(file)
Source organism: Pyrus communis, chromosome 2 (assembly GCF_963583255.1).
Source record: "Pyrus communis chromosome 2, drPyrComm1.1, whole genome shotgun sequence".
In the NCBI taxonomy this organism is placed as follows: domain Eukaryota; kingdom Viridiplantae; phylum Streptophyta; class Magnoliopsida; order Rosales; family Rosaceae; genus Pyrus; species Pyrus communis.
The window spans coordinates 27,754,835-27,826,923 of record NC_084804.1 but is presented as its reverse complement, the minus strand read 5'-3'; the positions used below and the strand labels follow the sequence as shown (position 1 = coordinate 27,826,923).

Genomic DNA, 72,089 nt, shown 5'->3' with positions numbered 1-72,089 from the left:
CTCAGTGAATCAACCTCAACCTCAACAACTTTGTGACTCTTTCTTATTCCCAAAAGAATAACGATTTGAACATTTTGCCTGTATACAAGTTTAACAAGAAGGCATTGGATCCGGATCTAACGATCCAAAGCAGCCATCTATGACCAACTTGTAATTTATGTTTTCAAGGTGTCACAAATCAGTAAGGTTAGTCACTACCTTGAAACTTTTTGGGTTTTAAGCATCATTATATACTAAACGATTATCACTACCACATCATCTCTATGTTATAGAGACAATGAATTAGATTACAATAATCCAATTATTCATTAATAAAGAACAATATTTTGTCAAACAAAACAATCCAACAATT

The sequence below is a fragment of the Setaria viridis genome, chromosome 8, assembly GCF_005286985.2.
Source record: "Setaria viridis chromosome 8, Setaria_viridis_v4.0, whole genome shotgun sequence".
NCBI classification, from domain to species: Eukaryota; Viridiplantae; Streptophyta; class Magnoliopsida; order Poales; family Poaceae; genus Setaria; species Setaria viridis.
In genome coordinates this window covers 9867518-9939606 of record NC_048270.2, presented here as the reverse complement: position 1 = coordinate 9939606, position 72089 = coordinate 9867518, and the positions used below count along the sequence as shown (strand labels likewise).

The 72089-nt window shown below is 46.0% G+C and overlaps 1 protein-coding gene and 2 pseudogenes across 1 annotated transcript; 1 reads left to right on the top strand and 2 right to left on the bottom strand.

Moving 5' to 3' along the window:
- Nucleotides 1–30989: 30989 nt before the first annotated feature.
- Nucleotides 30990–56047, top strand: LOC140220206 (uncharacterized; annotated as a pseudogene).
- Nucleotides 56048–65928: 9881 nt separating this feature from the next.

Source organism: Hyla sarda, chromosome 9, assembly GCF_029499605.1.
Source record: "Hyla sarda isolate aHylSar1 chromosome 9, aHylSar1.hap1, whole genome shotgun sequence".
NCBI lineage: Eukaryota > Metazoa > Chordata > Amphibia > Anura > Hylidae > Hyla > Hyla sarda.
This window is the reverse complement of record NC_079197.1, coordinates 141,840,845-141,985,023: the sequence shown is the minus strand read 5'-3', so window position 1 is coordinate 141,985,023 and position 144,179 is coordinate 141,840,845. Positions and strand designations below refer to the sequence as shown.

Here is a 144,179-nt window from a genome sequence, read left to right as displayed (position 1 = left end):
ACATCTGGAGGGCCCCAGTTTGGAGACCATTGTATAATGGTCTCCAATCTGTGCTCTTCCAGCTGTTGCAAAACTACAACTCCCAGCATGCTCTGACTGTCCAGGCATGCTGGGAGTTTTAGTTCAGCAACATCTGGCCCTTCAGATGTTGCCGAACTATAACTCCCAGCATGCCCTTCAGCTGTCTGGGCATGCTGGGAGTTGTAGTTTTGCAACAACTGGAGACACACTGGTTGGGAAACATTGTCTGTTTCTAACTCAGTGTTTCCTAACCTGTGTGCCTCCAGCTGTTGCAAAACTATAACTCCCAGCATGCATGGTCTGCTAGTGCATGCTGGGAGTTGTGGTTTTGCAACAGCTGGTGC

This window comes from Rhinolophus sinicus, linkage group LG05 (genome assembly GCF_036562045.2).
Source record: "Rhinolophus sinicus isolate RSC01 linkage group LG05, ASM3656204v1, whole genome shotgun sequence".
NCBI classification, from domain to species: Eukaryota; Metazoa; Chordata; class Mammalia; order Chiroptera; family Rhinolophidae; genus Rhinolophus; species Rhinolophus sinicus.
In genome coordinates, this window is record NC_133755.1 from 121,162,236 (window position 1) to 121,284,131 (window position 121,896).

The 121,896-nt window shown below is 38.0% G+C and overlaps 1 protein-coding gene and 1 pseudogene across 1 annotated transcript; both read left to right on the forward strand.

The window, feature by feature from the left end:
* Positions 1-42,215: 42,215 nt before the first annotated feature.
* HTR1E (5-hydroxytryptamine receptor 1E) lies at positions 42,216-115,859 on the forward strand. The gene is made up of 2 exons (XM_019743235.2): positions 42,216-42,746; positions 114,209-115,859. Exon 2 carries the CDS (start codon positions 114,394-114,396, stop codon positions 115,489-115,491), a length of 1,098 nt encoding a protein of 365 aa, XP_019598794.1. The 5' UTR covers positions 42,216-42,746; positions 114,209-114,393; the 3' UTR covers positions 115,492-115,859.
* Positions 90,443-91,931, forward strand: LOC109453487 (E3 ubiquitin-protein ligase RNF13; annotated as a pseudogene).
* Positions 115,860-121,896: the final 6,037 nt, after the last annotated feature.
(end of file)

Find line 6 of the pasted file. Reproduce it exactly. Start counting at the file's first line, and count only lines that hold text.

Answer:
CTCAGTGAATCAACCTCAACCTCAACAACTTTGTGACTCTTTCTTATTCCCAAAAGAATAACGATTTGAACATTTTGCCTGTATACAAGTTTAACAAGAAGGCATTGGATCCGGATCTAACGATCCAAAGCAGCCATCTATGACCAACTTGTAATTTATGTTTTCAAGGTGTCACAAATCAGTAAGGTTAGTCACTACCTTGAAACTTTTTGGGTTTTAAGCATCATTATATACTAAACGATTATCACTACCACATCATCTCTATGTTATAGAGACAATGAATTAGATTACAATAATCCAATTATTCATTAATAAAGAACAATATTTTGTCAAACAAAACAATCCAACAATT